Amendments to the Ukrainian Law on Protection of Rights to Inventions and Utility Models entered into force on August 16, 2020. The most important changes are explained below.
Utility Model and Patent Subject Matter
The amendments limit the utility model subject matter to devices and processes in any sphere of technology, excluding new uses of already known products or processes.
The amendments also limit the patent subject matter by excluding methods of treatment and diagnosis of humans and animals. However, substances or compositions used in methods of treatment or diagnosis are considered patentable subject matter.
The amended law specifically excludes the following from patent protection:
- human cloning methods;
- human germline genetic modification methods;
- use of human embryos for industrial or commercial purposes;
- processes of altering the genetic identity of animals that may cause their suffering without any significant medical benefit to humans or animals, as well as animals bred as a result of such processes;
- the human body at different stages of its formation and development, as well as the simple detection of one of its elements, in particular a gene sequence or its part;
- a product or process involving a plant or animal the use of which is limited to a particular plant variety or animal breed;
- a product or process relating to natural biological material which is not separated from its natural environment or which is not the product of a technical process.
Other non-patentable subject matter, such as computer programs and scientific theories, were introduced into the amended law from the related bylaws, but no substantial changes have been introduced.
Introduction of Pre-Grant and Post-Grant Oppositions
Under the previous version of the law, a patent could only be invalidated in court, and there was no legal ground for any input from third parties during the substantive examination stage (the examiner in charge was not obliged to consider or base any decisions on third party statements).
Under the amended law, it is possible to file a pre-grant opposition within six months from the application’s publication date. After the six-month period expires, it is still possible to file an observation concerning the patentability of an invention, without paying a fee and without a specific deadline. Both pre-grant opposition options will be further regulated by bylaws.
The amended law also introduced post-grant oppositions, which may be filed within nine months from the patent’s publication date.
Pre-grant oppositions are to be filed with the Intellectual Property Office. Post-grant oppositions are an administrative mechanism of invalidating a patent and will be considered by the IPO’s Board of Appeal.
New Rules for Supplementary Protection Certificates
The amendments introduce changes regarding supplementary protection certificates (SPCs), harmonizing Ukrainian legislation with that of the EU, according to the requirements set out in the EU-Ukraine Association Agreement. The validity term of a patent could previously be extended for the period of time that passed between the patent application filing date and the date of the marketing authorization; this period has now been reduced by five years. If the time period is less than five years, obtaining the SPC will not be possible.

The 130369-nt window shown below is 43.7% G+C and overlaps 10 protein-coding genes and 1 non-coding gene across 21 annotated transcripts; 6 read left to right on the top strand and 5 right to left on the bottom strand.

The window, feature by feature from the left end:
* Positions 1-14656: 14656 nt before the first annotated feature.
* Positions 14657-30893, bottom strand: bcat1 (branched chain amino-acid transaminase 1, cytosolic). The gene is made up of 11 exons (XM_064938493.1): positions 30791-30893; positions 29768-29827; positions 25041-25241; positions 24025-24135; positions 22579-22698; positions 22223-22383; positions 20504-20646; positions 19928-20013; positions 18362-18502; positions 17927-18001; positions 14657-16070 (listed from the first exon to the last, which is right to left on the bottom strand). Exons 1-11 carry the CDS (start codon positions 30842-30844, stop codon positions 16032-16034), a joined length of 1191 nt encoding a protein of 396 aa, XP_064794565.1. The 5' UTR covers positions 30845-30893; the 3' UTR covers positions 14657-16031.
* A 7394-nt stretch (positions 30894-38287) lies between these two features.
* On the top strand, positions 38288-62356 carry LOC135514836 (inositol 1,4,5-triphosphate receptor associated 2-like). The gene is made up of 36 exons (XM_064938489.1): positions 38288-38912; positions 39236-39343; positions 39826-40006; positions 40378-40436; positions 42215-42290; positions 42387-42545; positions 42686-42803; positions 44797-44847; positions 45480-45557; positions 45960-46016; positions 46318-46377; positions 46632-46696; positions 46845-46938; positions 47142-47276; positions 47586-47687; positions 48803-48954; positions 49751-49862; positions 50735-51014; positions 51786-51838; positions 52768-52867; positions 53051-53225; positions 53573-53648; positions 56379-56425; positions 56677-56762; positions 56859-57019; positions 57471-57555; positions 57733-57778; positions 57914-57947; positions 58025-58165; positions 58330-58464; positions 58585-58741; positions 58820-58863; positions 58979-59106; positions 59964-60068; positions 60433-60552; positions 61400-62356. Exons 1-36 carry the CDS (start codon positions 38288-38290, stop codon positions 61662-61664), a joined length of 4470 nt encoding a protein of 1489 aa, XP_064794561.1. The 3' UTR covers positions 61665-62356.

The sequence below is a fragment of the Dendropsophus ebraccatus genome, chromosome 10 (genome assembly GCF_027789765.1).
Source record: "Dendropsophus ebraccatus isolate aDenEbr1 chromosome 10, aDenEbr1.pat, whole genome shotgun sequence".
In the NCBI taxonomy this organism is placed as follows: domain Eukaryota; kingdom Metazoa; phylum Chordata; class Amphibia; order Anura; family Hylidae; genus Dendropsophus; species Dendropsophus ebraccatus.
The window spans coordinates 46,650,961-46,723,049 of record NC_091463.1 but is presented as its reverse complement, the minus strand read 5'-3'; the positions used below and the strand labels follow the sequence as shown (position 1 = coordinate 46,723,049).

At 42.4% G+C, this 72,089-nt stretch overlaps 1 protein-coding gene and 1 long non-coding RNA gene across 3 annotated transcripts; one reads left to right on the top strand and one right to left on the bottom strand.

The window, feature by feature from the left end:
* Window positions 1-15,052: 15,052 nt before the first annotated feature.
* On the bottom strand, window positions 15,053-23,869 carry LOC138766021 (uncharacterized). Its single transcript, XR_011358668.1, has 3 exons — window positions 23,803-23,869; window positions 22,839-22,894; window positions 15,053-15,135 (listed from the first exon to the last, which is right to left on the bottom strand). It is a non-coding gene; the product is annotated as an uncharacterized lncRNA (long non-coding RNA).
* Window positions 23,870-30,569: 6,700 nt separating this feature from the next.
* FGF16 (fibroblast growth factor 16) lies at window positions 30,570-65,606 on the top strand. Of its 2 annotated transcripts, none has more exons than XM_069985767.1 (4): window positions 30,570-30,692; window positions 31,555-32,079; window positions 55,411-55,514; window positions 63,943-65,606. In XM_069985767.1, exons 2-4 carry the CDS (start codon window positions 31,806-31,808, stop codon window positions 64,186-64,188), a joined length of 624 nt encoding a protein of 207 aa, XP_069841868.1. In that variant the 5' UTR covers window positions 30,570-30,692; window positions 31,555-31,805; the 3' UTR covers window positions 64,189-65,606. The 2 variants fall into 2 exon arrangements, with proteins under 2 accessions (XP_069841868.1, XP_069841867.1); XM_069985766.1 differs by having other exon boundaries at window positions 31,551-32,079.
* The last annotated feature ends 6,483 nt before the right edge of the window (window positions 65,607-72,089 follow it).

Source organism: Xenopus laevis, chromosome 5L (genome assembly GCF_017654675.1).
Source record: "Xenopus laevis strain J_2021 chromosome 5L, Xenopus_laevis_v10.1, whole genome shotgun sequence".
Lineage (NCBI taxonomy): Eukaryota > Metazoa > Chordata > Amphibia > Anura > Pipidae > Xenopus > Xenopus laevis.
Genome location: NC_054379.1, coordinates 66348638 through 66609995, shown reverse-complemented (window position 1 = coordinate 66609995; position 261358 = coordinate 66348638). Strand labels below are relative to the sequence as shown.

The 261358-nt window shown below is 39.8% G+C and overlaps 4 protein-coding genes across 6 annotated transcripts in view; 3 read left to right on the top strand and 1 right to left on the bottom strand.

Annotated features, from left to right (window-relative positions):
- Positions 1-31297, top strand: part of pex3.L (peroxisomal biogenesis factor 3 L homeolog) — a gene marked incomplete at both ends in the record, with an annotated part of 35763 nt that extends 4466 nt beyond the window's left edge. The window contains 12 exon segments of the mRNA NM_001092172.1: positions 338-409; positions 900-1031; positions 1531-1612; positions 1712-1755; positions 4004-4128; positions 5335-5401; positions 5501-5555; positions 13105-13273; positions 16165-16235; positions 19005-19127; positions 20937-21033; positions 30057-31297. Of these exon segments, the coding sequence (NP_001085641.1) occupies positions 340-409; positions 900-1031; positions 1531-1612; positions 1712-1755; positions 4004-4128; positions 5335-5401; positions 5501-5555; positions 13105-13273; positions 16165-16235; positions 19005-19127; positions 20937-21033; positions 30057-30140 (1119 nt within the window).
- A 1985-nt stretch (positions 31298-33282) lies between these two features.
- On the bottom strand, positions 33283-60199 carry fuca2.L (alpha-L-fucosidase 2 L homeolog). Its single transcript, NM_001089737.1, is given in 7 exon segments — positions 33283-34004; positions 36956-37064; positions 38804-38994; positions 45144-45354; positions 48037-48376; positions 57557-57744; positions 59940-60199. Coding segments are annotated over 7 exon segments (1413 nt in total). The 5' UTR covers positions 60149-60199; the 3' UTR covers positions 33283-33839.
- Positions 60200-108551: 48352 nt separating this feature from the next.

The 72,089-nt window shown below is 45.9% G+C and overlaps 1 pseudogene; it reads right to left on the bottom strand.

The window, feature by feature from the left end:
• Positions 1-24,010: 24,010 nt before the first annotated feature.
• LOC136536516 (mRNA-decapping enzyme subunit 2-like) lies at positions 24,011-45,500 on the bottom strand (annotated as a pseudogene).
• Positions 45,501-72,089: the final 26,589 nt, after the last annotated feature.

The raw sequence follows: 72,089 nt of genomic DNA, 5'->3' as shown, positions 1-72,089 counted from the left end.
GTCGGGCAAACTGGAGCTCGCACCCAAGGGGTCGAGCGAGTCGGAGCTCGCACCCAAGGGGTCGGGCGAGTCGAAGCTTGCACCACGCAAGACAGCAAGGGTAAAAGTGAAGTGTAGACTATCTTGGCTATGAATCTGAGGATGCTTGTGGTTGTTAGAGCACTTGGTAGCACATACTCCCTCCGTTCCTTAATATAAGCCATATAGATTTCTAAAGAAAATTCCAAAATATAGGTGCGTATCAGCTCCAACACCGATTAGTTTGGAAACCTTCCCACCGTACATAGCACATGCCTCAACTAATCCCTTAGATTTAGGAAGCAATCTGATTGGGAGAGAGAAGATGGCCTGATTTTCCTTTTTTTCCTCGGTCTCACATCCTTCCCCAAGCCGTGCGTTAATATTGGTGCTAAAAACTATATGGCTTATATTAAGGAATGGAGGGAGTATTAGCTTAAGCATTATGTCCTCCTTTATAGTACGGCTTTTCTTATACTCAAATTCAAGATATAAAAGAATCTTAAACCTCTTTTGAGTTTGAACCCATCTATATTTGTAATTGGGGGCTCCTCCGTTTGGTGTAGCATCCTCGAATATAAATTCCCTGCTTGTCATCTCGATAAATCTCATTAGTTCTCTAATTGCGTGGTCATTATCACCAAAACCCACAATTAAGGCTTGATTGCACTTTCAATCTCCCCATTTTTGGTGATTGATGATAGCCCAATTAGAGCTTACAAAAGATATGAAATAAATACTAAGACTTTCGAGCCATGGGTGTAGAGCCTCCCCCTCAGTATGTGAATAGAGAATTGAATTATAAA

SPCs are no longer limited to medicaments and animal and plant protection products, but can also be obtained for patents protecting active pharmaceutical ingredients of such products (or their combinations), as well as their production and use.
Products eligible for an SPC must have a valid marketing authorization in Ukraine, and will only be granted an SPC if the marketing authorization application in Ukraine was filed within a year from the first, original application abroad.
The deadline for applying for SPCs has also changed – it is now within six months from either the patent publication date or from the first marketing authorization date, whichever date is the latest. Under the previous law, the deadline was 6 months before 20 years from the patent filing date.
The amended law also extended the non-resident rights, according to the Patent Law Treaty of which Ukraine is a signatory. Non-residents now have the right to file a patent application, submit a copy of a priority application and pay the corresponding official fees. Nevertheless, such actions must be followed by the appointment of a representative (patent attorney), otherwise the application will lapse.
Reduced Grace Period
The grace period for novelty as well as for substantive examination requests has been reduced from one year to six months from the missed deadline.
In general, the changes are aimed at harmonizing the Ukrainian patent law with that of the EU. They also intend to limit unfair use and ‘evergreen patents’. It remains to be seen how the changes will be implemented in practice, while the accompanying bylaws and regulations are expected to bring more clarity.